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Unformatted text preview: n, we assume here that x is an integer variable, and that x is bounded above by 100.
Equivalent constraints: x : 7  7(1w)
x : 6 + 94 w
w E {0,1}. In any feasible solution, the definition of w is correct. If x � 7, then the first constraint is satisfied
whether w = 0 or w = 1, and the second constraint forces w to be 1. If x : 6, then the first constraint
forces w to be 0, and the second constraint is satisfied.
Big M: example 1. ⎧1
⎪
w =
⎨
⎪ 0
⎩ if x ≥ 7 otherwise. Here we assume that x is an integer variable that is bounded from above, but we donCt specify the bound.
Equivalent constraints: x : 7  M(1w)
x : 6 + Mw
w E {0,1}, where M is chosen sufficiently large. In this way, we donCt concern ourselves with the value of the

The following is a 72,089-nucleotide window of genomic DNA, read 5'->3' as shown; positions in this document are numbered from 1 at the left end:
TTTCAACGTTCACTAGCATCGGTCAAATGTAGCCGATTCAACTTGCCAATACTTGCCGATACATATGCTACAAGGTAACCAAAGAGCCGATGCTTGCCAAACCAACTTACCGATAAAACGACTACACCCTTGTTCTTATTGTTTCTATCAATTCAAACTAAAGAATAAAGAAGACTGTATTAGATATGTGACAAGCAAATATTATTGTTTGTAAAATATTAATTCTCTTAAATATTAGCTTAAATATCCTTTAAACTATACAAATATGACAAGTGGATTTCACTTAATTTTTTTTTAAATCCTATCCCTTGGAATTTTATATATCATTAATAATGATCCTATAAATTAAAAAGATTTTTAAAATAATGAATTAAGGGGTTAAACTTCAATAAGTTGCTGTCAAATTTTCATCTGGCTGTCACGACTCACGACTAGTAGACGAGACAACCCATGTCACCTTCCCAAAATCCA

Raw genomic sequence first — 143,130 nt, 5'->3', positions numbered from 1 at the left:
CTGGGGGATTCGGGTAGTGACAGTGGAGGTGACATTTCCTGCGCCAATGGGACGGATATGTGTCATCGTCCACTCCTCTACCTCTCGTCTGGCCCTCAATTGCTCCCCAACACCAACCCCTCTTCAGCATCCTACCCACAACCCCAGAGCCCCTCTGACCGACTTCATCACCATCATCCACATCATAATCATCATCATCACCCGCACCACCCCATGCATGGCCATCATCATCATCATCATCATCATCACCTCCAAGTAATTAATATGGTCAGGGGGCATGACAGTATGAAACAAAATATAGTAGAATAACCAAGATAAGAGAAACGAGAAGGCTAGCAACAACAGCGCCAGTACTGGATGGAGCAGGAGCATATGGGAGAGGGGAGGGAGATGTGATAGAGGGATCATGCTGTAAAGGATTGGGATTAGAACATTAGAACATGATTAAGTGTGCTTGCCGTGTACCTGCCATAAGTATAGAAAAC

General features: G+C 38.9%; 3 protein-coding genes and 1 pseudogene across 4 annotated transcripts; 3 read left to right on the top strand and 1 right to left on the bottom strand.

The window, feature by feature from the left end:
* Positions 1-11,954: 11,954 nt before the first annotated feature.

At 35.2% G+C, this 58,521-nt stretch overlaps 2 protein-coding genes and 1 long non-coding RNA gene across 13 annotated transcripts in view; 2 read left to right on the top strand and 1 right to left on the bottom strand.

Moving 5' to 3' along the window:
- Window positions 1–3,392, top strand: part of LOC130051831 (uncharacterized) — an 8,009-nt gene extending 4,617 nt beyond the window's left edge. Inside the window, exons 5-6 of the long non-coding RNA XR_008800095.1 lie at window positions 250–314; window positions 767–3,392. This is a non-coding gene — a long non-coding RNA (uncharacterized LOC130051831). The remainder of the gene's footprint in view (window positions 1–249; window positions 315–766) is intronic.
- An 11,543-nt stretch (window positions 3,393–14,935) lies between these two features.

bound. We just write M. In fact, we could have written 7 instead of M in the first constraint, and it
would have also been valid. But writing big M means not having to think about the best bound.
The disadvantage of this approach is that the running time o...
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This note was uploaded on 03/18/2014 for the course MGMT 15.053 taught by Professor Jamesorli during the Spring '07 term at MIT.
 Spring '07
 JamesOrli
 Management

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